Can you tell us about a personal project you worked on?

For this project, Pat and I went to Glacier Park in Montana, in September 2019.

We set out to create a library of 3D assets and assemble a scene. Our goal was to improve our asset capture technique, learn more about processing data with Houdini, as well as gain a better understanding of recreating vegetation captured using photometric stereo analysis.

Render in Unity - Glacier Park - Gui Rambelli, Pat Goodwin:

Pat and I worked together on the project, from asset capture during our trip all the way to the final render. We used Reality Capture, Houdini, Unity ArtEngine, and Substance Painter for creating the 3D assets and tiling textures.

The final scene was created in Unity. I worked on setting up the terrain, level art dressing, and Houdini erosion simulation for the asset bedding of all props in the terrain. Pat did the final pass on fine-tuning the placement of the scatter mesh, vista assets, and VFX; and took care of the lighting setup.

For the final render, we began with a scene based on the key reference photo that we took. During the lighting pass, Pat pushed for a more stylized look, increasing the contrast between the lights and shadows to create a more interesting composition.

Key Reference Image for scene assembly:

What tools do you use in your pipeline for creating these scenes?

I tend to take a slightly different approach depending on the type of 3D content I’m working on.

If I’m creating a 3D prop, I will likely scan the item with photogrammetry, and process the data through RealityCapture and Houdini to create a real-time asset. I use Substance Painter and xNormal to bake all the maps I need, and then use the Unity De-lighting tool to remove any shadows, highlights, and global illumination data that could be present in the base color texture.

For tileable materials, I can just export an orthographic projection for the base color texture and heightmap from RealityCapture straight to Unity ArtEngine. With ArtEngine, I can automatically generate all the other PBR maps and tile the material seamlessly so that it can be used for terrain or architectural pieces in the scene.

For landscapes, it depends. When I have access to good height data, a simple simulation pass in Houdini can add enough detail to hold up as a good base for the terrain.

When I don’t have access to that data, I can use Google Earth to do photogrammetry capture on the topography of the area I want to recreate and reconstruct that with RealityCapture. I can then extract my own heightmap from that data. Once I bake the color texture for the landscape, I can use Unity ArtEngine to automatically de-light it by simply using the Hard Shadow Removal node.

How does ArtEngine help you in this and other projects?

ArtEngine is a huge time saver. Very often, I need to quickly conceptualize a scene. If I can’t find a specific material that I need online at a high enough quality, then I need to create it, either procedurally from scratch (using Substance Designer), or by going out and scanning it myself. It would take hours to produce quality content with either of these workflows.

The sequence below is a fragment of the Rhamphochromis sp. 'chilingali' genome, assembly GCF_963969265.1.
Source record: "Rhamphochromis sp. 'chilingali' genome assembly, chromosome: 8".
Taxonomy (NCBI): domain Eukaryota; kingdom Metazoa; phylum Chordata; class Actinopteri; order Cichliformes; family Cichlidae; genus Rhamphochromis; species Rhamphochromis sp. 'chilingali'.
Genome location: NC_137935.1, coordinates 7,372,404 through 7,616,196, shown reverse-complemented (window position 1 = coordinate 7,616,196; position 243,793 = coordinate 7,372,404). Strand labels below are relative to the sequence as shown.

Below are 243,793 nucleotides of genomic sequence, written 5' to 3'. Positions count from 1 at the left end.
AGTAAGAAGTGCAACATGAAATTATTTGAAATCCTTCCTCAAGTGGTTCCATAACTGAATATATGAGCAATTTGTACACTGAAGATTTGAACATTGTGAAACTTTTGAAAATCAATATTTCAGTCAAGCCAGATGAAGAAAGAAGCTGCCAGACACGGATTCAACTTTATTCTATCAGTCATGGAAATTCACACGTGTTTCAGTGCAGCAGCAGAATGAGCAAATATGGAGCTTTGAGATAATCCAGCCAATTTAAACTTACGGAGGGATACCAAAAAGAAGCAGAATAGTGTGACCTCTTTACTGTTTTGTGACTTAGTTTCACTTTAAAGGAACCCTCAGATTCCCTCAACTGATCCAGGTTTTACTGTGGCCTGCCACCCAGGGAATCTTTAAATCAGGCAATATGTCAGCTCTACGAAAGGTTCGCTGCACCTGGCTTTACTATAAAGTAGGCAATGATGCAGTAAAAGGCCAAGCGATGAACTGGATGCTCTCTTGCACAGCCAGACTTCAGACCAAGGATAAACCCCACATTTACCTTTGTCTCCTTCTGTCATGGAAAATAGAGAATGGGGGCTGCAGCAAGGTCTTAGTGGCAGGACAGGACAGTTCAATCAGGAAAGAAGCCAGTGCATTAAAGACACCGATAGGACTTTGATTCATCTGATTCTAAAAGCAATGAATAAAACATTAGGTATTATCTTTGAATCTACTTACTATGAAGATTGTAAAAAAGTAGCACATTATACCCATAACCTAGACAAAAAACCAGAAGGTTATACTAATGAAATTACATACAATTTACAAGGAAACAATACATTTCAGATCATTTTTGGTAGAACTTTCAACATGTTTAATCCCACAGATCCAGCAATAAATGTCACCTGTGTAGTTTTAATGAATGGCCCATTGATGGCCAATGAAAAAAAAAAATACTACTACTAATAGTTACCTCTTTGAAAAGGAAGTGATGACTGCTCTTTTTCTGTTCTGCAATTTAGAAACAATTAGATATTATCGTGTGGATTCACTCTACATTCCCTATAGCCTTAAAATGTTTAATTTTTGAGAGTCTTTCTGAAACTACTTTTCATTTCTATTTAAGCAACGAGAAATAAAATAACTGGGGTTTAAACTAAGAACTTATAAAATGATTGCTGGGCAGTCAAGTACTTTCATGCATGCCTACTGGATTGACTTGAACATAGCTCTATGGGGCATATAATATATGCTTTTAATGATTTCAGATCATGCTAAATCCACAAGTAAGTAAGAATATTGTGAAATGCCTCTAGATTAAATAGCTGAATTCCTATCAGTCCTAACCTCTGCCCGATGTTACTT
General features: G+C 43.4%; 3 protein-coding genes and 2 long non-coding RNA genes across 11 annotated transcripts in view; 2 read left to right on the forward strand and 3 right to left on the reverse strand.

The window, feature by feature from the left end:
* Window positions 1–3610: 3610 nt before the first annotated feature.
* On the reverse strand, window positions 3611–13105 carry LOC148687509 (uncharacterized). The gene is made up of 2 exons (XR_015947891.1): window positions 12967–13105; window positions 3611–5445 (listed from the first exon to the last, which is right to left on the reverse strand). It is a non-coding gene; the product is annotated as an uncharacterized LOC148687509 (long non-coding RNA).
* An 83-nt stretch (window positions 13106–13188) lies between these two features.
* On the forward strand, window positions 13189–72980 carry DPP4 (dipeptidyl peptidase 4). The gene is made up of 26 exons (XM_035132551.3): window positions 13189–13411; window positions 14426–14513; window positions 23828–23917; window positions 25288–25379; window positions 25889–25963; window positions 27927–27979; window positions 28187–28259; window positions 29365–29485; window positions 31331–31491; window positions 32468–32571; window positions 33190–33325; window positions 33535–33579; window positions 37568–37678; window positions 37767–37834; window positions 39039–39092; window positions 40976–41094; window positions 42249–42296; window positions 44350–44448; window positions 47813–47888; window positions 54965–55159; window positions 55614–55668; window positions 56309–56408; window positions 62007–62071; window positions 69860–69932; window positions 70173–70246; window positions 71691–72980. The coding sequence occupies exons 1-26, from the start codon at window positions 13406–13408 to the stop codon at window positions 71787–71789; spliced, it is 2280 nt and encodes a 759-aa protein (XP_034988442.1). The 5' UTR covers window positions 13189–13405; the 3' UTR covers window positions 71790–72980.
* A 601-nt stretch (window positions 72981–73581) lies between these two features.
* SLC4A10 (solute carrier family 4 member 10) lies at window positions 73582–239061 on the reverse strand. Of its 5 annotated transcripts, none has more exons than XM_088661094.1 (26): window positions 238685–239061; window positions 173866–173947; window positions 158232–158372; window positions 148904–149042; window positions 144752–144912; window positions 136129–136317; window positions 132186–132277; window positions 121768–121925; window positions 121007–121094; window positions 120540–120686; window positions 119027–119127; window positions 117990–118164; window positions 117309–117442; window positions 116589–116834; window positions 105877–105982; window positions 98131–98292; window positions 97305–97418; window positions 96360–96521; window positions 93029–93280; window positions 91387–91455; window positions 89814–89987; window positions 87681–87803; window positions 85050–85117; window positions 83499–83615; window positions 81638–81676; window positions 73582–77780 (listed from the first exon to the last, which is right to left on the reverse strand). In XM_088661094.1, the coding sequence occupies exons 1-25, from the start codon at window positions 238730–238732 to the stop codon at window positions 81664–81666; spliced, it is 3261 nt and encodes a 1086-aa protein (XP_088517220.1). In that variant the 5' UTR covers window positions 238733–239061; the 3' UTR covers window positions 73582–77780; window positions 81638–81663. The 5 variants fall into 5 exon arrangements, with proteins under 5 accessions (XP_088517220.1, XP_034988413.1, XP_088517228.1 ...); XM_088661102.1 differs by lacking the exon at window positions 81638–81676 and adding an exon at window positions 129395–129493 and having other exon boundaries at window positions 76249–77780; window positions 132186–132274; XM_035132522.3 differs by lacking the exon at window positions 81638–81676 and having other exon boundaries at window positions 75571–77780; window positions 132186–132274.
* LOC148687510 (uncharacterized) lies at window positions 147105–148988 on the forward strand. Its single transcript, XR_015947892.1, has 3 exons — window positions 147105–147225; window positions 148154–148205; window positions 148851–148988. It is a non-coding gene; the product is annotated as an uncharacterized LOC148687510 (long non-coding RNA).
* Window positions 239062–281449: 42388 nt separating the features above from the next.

That’s where ArtEngine comes in. With it, I can import the Color/Height maps from the raw scan, and using only a few nodes I can generate a material complete with all the PBR maps. I can quickly iterate on this material using a reference image, as ArtEngine can automatically match the coloring of the texture to the reference.

What’s your typical workflow for processing materials in ArtEngine?

When working with a typical material, I’ll de-light it using Albedo Generation, then use Seam Removal to make it tile. In case I want to tweak things or remove specific features, I’ll use the Mutation node, and that’s about it for a basic material.

If there’s significant light information in the input, I’ll use Hard Shadow Removal coupled with the heightmap to get rid of hard light seams. But once I have that, getting the material to tile is really simple.

In case I want to blend one material with another, I’ll use a Blend by Height node, and set a threshold for where I want the two to intersect.

In general though, I keep things simple. I don’t like to go too crazy.

ArtEngine Tileable Material from Glacier Park, rendered in Marmoset:

Do you have a favorite tool?

I’m a big fan of Houdini, and more generally, any tools that let me create 3D content quickly, with little manual touching up needed. ArtEngine is definitely approaching that realm, so I’m excited to see how that keeps evolving in the near future.

Looking to the future of digital art, what are some key trends you’re following?

I’m quite interested to see how augmented reality (AR) plays out as a technology for the consumer market. It’s simple, phone-based, and you can get decent results with LiDAR. It has mass consumption potential but hasn’t quite gotten there yet.

Mesh streaming will also be big. Platforms that do this well will rise to the top. Everything is headed toward the cloud now, so it makes sense it will become more popular.

And I’m always keeping up with capturing reality techniques that I can take advantage of to help create assets for real-time render.

What are you doing next?

After being part of The New York Times R&D team, and having successfully developed versatile and streamlined photogrammetry and LiDAR workflow, I have decided to return to the games industry as an Art Specialist at Activision Treyarch. I’ll be focusing on photogrammetry, LiDAR, and other techniques that enable reality capture for real-time rendering.

If you’d like to learn more about my work, you can visit my website or ArtStation, or connect with me on LinkedIn.

If you’d like to give ArtEngine a try, Unity is offering the tool for $19/mo (vs regular price of $95/mo) until May 17, and you can check it out here. Thanks for reading about my journey and workflows!

Gui Rambelli, Senior 3D Artist